New London Plan Guidance adopted – Whole Life-Cycle Carbon Assessments and Circular Economy Statements

Policy Update
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The Mayor of London has recently adopted two new pieces of London Plan Guidance outlining the requirements for Whole Life-Cycle Carbon (WLC) Assessments and Circular Economy Statements. These currently apply only to strategic developments in London (i.e. all outline, detailed and/or hybrid applications that are referable to the Mayor). However, boroughs are also encouraged to apply the policies to smaller developments to support the Mayor’s wider sustainability priorities.  

The respective guidance documents are the third and fourth to be published since the adoption of the London Plan in March 2021. The London Plan Guidance carries no specific statutory weight; however, it is capable of being a material planning consideration enabling the implementation of adopted London Plan policies. 

What are Whole Life-Cycle Carbon Assessments?  

Whole-life Cycle Carbon (WLC) – sometimes known as ‘embodied carbon’ – refers to the carbon emissions of a building over its entire lifetime, from its materials, construction, operational use, future demolition, and subsequent disposal. A WLC assessment requires applicants to demonstrate how they have calculated and minimised the carbon emissions of their proposal and encourages the retention and reuse of existing materials and structures to promote sustainable building practices. 

Importantly, in line with London Plan policy, the guidance requires developers to fully consider options for retaining existing buildings before substantial demolition is proposed, as this is typically the lowest-carbon option.

For applications referred to the Mayor, applicants are required to submit a WLC Statement at the following stages:  

– pre-application (where relevant);

– planning application submission (i.e. RIBA stage 2/3); and

– post-construction (i.e. prior to occupation of the development. Generally, it would be expected that the assessment would be received three months post-construction). 

Although primarily aimed at strategic development, the GLA has advised that local authorities should take a proactive stance on WLC assessments. Following consultation, the guidance has been updated to confirm that local authorities should secure post-construction WLC assessments by condition or through a legal agreement with the planning applicant – draft wording for which has been made available.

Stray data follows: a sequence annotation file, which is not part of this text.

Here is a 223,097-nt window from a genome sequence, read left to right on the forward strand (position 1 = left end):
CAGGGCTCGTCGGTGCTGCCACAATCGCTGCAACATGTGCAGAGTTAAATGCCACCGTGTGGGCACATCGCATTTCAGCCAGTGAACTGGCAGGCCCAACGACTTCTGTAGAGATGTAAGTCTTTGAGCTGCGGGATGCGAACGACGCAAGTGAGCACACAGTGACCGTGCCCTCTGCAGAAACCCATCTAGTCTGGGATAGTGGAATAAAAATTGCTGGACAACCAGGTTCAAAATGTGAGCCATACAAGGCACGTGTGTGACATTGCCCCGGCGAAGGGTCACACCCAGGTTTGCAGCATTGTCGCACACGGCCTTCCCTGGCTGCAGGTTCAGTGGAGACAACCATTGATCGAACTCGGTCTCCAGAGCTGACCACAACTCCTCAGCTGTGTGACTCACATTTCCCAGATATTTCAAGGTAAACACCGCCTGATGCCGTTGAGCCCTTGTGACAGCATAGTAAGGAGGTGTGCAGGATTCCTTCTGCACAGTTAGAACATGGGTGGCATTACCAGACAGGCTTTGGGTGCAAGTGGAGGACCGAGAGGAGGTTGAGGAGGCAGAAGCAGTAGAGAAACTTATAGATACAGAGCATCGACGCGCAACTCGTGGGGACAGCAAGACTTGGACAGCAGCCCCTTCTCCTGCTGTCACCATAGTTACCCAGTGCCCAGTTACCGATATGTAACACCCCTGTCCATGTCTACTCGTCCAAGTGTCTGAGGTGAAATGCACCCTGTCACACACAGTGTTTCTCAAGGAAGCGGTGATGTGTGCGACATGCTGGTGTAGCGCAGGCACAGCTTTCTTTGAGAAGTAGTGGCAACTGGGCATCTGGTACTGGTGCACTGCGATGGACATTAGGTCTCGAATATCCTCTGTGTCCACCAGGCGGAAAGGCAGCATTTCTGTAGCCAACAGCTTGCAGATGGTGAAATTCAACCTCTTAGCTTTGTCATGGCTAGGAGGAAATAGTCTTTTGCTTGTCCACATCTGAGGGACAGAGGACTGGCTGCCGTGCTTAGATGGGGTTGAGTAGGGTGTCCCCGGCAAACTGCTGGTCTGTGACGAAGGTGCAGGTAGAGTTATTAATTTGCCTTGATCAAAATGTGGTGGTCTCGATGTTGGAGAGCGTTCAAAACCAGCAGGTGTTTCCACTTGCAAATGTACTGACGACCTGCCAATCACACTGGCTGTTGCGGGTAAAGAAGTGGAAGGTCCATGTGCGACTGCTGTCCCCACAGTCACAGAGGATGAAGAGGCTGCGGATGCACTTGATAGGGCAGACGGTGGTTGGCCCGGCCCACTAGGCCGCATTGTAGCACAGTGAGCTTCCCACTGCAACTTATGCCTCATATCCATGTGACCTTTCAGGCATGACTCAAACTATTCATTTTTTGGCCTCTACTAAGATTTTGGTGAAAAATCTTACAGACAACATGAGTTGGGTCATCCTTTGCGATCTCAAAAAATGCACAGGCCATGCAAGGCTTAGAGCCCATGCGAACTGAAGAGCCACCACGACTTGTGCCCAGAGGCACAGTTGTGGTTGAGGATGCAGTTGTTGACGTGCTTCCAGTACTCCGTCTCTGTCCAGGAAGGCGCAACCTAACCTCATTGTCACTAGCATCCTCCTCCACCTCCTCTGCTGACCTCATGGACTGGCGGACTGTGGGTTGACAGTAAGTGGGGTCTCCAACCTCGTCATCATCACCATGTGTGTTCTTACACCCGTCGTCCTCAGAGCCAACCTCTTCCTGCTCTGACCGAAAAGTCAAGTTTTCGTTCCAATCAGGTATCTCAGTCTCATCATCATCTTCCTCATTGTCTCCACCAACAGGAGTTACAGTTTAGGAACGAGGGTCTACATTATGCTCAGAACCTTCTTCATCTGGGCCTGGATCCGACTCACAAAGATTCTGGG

The GLA has devised a WLC Assessment Template which, in response to consultation feedback, has been designed to try and ‘reduce the reporting burden’ and be more user-friendly.  The template can be found here.  

What are Circular Economy Statements?  

London Local Plan Policy SI 7 defines a circular economy as ‘…one where materials are retained in use at their highest value for as long as possible and are then reused or recycled, leaving a minimum of residual waste’. This approach offers an alternative to economically linear building practices which can be wasteful and unsustainable. A circular economy approach allows for buildings to be easily dismantled and adapted over their lifetime, prioritising the retention of existing structures above demolition where possible. 

The recently published guidance on Circular Economy Statements Guidance identifies 6 principles that should be fundamental to the design process of buildings:  

1. building in layers – ensuring that different parts of the building are accessible and can be maintained and replaced where necessary; 

2. designing out waste – ensuring that waste reduction is planned from project inception to completion, including consideration of standardised components, modular build, and reuse of secondary products and materials;

3. designing for longevity (with an emphasis placed on using secondary materials, with re-use on-site or locally preferred);

4. designing for adaptability or flexibility; 

5. designing for disassembly; 

6. using systems, elements, or materials that can be reused and recycled. 

For applications referred to the Mayor, applicants are required to submit a Circular Economy Statement at the following stages:  

– pre-application (where relevant and only on a voluntary basis);

– planning application submission (both outline and detailed); and

– post-construction (i.e. upon commencement of RIBA Stage 6 and prior to the building being handed over, if applicable.

The Circular Economy statement must include two parts: a written report and the GLA’s Circular Economy template spreadsheet.

These two new LPG documents are useful in providing clearer guidance on the scope and information that applicants are expected to consider and submit at each stage of the planning process – to comply with London Plan policy.  The GLA have also indicated that training and resources will be made available to local authorities to support assessment and monitoring.

If you have any queries about Whole Life-Cycle Carbon Assessments or Circular Economy Statements, please feel free to contact one of the Firstplan team.


Article by Will Hayes